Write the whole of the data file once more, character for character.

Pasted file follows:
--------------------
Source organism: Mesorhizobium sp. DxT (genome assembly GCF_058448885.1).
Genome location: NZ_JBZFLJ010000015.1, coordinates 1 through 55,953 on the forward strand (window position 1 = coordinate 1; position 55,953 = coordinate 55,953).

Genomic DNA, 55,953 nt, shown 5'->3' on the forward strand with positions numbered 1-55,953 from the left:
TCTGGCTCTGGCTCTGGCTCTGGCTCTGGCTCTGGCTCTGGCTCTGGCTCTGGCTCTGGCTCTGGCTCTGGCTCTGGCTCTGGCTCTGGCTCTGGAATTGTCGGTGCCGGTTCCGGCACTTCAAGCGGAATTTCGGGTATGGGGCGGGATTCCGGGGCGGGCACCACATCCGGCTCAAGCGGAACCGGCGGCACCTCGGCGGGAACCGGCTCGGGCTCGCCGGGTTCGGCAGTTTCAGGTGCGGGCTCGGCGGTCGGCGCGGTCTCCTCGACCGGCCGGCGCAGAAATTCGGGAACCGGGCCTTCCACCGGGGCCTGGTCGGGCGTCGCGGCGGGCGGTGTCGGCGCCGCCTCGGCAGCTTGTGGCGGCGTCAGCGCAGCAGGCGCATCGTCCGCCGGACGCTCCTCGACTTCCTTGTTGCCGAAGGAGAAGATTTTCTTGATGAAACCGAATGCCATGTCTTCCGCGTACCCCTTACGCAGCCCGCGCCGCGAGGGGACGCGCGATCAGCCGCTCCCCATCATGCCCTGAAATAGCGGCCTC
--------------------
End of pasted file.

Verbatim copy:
Source organism: Mesorhizobium sp. DxT (genome assembly GCF_058448885.1).
Genome location: NZ_JBZFLJ010000015.1, coordinates 1 through 55,953 on the forward strand (window position 1 = coordinate 1; position 55,953 = coordinate 55,953).

Genomic DNA, 55,953 nt, shown 5'->3' on the forward strand with positions numbered 1-55,953 from the left:
TCTGGCTCTGGCTCTGGCTCTGGCTCTGGCTCTGGCTCTGGCTCTGGCTCTGGCTCTGGCTCTGGCTCTGGCTCTGGCTCTGGCTCTGGCTCTGGAATTGTCGGTGCCGGTTCCGGCACTTCAAGCGGAATTTCGGGTATGGGGCGGGATTCCGGGGCGGGCACCACATCCGGCTCAAGCGGAACCGGCGGCACCTCGGCGGGAACCGGCTCGGGCTCGCCGGGTTCGGCAGTTTCAGGTGCGGGCTCGGCGGTCGGCGCGGTCTCCTCGACCGGCCGGCGCAGAAATTCGGGAACCGGGCCTTCCACCGGGGCCTGGTCGGGCGTCGCGGCGGGCGGTGTCGGCGCCGCCTCGGCAGCTTGTGGCGGCGTCAGCGCAGCAGGCGCATCGTCCGCCGGACGCTCCTCGACTTCCTTGTTGCCGAAGGAGAAGATTTTCTTGATGAAACCGAATGCCATGTCTTCCGCGTACCCCTTACGCAGCCCGCGCCGCGAGGGGACGCGCGATCAGCCGCTCCCCATCATGCCCTGAAATAGCGGCCTC